President of International Church Growth Ministry, Dr. Francis Bola Akin John has faulted Bishop David Oyedepo’s Church growth parameter while also describing the recent sack of pastors in the Living Faith Church as too hasty.
Dr. Akin-John who has been teaching church growth since 1992 told Church Times in an interview that it is wrong to limit church growth to numerical growth.
He said, “If what the church is looking for is numerical growth, then one year is too short in the life of a pastor to determine whether he is fruitful or not.”
According to him, a pastor should be given at least three years to prove his calling on the field.
Beyond that, Akin-John stated that the church has a responsibility to train and retrain the pastors before concluding that they are unfruitful.
“It takes years of training to develop character and integrity in a pastor. They ought to have been exposed to a lot of training. You can’t sack people under one year because they are not winning souls. That is too hasty,” he said.
The church growth expert also took a swipe at the sacked pastors saying, “If they are genuine ministers of the gospel, they will not seek employment with such stringent condition of meeting target. If somebody employs you and builds a place for you; the person will do budget for you. It is the church that will determine how you run. Invariably, the church will put pressure on you to meet up with the certain expectations”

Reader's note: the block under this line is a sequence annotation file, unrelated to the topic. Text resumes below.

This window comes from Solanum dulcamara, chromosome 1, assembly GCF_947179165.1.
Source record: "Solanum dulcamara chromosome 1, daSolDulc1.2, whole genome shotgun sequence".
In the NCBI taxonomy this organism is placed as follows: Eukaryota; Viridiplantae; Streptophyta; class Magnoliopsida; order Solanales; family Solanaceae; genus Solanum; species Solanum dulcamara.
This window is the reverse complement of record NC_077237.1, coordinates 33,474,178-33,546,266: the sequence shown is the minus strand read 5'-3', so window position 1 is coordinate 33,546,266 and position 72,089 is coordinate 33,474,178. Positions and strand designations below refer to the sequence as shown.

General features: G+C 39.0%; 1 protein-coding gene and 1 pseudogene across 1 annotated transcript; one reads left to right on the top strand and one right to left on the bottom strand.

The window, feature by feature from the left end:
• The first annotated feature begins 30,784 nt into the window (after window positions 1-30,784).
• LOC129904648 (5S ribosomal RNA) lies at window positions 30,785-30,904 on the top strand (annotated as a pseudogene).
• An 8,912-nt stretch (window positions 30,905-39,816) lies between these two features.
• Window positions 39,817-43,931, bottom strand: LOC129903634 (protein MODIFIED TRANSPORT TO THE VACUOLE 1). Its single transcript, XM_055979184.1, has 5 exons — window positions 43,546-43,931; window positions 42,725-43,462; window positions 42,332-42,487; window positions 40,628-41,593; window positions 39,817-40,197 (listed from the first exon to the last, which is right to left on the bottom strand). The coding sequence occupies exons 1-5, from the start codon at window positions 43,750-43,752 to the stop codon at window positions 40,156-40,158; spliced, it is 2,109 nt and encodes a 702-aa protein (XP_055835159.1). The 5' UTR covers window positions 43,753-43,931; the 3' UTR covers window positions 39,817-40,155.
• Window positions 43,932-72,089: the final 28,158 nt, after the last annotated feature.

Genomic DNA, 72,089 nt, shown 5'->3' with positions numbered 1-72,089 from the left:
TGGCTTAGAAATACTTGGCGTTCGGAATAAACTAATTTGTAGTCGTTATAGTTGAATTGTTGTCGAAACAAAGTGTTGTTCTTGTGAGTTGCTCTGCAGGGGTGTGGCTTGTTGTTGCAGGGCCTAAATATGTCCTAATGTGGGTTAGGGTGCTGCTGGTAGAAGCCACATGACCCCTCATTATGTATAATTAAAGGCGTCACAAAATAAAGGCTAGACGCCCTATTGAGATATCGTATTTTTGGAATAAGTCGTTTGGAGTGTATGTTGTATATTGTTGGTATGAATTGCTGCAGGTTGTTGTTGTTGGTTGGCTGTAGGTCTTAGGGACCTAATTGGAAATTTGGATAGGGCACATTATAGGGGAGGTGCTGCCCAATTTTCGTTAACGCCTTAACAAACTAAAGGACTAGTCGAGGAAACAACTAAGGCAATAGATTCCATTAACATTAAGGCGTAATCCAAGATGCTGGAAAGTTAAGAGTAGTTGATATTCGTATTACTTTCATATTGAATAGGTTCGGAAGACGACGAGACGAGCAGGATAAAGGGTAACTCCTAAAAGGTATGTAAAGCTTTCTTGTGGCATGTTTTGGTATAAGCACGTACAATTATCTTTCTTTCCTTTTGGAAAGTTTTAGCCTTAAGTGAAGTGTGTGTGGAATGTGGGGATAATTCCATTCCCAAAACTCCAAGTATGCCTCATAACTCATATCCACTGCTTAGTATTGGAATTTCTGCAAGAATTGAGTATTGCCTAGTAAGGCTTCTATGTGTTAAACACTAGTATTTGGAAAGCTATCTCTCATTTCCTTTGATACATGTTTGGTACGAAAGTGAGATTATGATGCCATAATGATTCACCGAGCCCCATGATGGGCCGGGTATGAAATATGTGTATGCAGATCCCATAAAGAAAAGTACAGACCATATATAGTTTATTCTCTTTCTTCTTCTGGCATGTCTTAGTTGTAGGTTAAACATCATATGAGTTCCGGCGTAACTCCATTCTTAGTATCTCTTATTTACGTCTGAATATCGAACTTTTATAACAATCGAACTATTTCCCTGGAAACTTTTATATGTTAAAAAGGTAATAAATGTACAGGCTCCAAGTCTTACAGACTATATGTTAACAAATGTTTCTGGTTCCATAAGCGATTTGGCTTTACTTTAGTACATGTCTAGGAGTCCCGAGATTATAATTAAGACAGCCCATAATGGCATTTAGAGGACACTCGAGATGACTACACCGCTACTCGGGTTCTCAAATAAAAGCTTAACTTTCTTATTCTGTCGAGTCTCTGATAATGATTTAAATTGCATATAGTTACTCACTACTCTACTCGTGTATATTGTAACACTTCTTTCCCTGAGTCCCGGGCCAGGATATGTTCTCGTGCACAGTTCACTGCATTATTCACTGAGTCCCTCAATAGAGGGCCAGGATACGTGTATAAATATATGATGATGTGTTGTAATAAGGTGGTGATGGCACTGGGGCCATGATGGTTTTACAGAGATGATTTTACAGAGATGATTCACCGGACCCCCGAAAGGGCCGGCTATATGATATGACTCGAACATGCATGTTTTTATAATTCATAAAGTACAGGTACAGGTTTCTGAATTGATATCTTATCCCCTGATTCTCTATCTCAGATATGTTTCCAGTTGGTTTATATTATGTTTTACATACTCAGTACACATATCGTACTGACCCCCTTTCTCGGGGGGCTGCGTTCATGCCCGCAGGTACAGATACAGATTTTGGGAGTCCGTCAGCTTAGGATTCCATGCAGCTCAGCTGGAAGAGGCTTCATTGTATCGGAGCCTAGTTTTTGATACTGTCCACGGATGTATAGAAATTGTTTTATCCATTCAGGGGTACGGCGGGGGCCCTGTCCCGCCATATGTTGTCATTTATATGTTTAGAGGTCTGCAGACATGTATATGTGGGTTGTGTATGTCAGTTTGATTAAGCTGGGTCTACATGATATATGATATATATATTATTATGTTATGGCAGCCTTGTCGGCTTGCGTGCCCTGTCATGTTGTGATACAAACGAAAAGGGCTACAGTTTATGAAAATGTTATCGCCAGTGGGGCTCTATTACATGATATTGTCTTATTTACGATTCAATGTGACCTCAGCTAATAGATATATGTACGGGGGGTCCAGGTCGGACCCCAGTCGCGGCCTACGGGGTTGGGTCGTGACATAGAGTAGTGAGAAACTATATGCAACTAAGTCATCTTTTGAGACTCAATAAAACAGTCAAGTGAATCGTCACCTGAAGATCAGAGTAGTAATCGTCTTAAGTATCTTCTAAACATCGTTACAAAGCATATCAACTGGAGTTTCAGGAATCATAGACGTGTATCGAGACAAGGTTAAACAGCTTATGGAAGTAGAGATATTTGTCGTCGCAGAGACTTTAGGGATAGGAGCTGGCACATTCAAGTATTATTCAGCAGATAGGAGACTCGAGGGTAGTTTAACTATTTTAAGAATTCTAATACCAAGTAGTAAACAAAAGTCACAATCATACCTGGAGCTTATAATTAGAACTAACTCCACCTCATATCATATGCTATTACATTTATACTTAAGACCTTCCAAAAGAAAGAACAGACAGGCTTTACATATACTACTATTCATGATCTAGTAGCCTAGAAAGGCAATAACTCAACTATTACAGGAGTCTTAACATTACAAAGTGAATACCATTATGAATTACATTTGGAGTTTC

He reasoned further churches in rural areas should be missionary endeavours where money and number should not be a priority.
“In church growth financial growth is just one of the many indices to growth. But it is not even the most important of all the growth indices. What is crucial for us in church growth is the spiritual growth of members. That is why we emphasize discipleship.”
Giving examples of those who meet challenges on the mission field, he said, “The story is told of CH Spurgeon who preached in India for 7 years without a soul. Soul-winning is not as easy as we make it to look because it is the holy spirit that saves people. Our own is to preach the gospel. There are times God will want to test the sincerity of the heart of the pastor before committing souls to their care.”
He faulted those using the parable of the talent to justify the sack of those pastors. “as I said earlier, those pastors have their fault too because they see pastoring as a job, not a calling. But it will not be proper to use the parable of talent to justify their sack. The parable of the talent is about a lifetime of fruitlessness. And God is the businessman in that parable who gave people talent.
“He is coming back at the end of the age or the end of our lives to ask what we have done with the talent he gave us. And he is the one who determines fruitfulness, not us. So, the parable of the talent has nothing to do with the pastors being sacked from their assignments.”
Rather than sack the pastors, Akin-John suggested they ought to have been retrained. “Sack is not the option. They should have been withdrawn from the field and retrained. The church should then pray to know what God says about them.
“We have to be careful to do God’s business in his own way and not our way. We can’t base our assessment only on the physical result. If we do, some pastors will resort to some other ways of achieving church growth so as to gain favour with the leadership. And the pastor may well just be sending the people to hell.”